NEW YORK -- Pfizer Inc. urged shareholders of Warner-Lambert Co. yesterday to remove the company's directors as it stepped up pressure on the rival drug maker to accept a hostile takeover bid of $73 billion.
Pfizer said it will begin soliciting shareholder votes as it tries to block a $70 billion friendly merger between Warner-Lambert and American Home Products Corp. Either transaction would create the world's largest drug maker.
Warner-Lambert rejected Pfizer's bid and threatened to cancel the companies' partnership to market the cholesterol drug Lipitor, Warner-Lambert's best seller.
Pfizer answered by moving to take advantage of a weakness in Warner-Lambert's takeover defenses, through a procedure that allows shareholders to jettison the board without waiting for an annual meeting.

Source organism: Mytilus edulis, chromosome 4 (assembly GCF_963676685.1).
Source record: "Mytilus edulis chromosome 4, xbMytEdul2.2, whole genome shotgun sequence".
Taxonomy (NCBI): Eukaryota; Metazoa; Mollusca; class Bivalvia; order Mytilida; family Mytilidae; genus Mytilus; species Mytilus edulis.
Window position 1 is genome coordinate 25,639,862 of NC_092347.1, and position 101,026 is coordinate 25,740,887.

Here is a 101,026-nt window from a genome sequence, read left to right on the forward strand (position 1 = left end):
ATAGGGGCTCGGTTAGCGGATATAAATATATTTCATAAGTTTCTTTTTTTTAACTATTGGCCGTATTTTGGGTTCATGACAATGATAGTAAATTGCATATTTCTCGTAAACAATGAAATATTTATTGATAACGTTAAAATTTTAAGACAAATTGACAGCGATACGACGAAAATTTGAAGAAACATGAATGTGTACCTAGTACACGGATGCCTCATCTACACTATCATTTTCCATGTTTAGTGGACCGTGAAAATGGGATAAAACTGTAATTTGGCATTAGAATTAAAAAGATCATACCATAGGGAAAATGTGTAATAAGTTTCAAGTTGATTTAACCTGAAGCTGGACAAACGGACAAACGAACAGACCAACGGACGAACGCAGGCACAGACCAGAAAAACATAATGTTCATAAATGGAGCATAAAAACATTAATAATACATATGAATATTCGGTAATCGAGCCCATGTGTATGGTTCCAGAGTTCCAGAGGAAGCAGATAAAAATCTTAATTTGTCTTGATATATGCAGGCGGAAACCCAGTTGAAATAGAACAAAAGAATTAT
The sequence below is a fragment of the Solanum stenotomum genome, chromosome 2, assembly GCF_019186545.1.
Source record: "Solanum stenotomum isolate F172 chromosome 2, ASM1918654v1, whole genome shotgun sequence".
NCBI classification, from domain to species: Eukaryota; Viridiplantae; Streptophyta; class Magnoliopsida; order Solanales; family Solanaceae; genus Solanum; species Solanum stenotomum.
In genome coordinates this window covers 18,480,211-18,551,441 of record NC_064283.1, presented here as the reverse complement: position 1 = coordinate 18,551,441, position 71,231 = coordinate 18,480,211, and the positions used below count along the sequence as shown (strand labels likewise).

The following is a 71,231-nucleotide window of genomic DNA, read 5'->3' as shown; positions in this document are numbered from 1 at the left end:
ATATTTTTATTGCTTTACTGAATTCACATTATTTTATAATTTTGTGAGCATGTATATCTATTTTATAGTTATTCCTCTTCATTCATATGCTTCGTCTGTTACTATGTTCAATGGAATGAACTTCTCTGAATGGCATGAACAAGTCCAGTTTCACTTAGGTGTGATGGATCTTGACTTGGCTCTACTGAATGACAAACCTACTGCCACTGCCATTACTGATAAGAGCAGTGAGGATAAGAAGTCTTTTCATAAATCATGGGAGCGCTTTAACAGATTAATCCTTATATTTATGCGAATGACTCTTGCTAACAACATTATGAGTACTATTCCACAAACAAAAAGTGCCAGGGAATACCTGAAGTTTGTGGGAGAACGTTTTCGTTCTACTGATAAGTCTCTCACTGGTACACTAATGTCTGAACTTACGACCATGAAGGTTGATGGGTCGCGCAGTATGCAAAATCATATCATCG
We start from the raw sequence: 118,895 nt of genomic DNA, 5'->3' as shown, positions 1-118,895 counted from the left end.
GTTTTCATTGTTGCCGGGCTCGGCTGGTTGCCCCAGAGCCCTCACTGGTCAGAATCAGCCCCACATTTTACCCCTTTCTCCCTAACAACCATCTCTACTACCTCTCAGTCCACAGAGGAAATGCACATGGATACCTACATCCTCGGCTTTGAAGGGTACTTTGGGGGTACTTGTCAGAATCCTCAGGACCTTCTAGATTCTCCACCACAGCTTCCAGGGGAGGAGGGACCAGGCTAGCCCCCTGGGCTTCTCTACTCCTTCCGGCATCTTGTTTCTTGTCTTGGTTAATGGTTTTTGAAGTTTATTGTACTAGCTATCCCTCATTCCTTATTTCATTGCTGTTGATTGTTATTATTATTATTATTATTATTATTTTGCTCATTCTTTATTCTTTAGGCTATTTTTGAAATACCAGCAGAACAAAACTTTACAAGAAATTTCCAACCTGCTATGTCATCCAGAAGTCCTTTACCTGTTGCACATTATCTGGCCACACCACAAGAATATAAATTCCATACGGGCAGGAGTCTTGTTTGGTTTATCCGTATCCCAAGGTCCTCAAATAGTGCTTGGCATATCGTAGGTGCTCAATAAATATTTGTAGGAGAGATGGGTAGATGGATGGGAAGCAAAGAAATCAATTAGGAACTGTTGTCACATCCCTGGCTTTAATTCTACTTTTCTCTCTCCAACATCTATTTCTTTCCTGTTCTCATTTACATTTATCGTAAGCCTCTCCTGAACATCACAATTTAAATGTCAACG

"Pfizer is going to do everything they can to make this happen," said Tim Ghriskey, senior portfolio Ghriskey, senior portfolio manager at Dreyfus Corp. "This is getting pretty heated and unpleasant, so I think they're going to have trouble getting Warner-Lambert to the table."
Pfizer executives met with analysts at its New York headquarters yesterday to answer concerns that its takeover bid raises questions about its ability to come up with its own blockbuster drugs to follow up on its recent successes, such as the impotence pill Viagra.
Warner-Lambert's bylaws permit removal of the board with a simple majority of 50.1 percent of shareholders' consents, Pfizer officials said.
Pfizer shares closed down $1.125 at $33.875. Warner-Lambert slipped $1.875 to $90.875, and American Homes fell 87.5 cents to $55.
Warner-Lambert and American Home officials had no comment.
Pfizer charged in a lawsuit that Warner-Lambert used unfair tactics to thwart its bid because its executives want to save their jobs. The suit seeks to knock out defensive measures, including a $2 billion breakup fee, in Warner-Lambert's merger agreement with American Home.
Pfizer Chief Executive Officer William C. Steere Jr. said the company had no plans to raise its bid. for Warner-Lambert.
"At this point, we'd be bidding against ourselves," he said. "We want to see how this plays out in the market."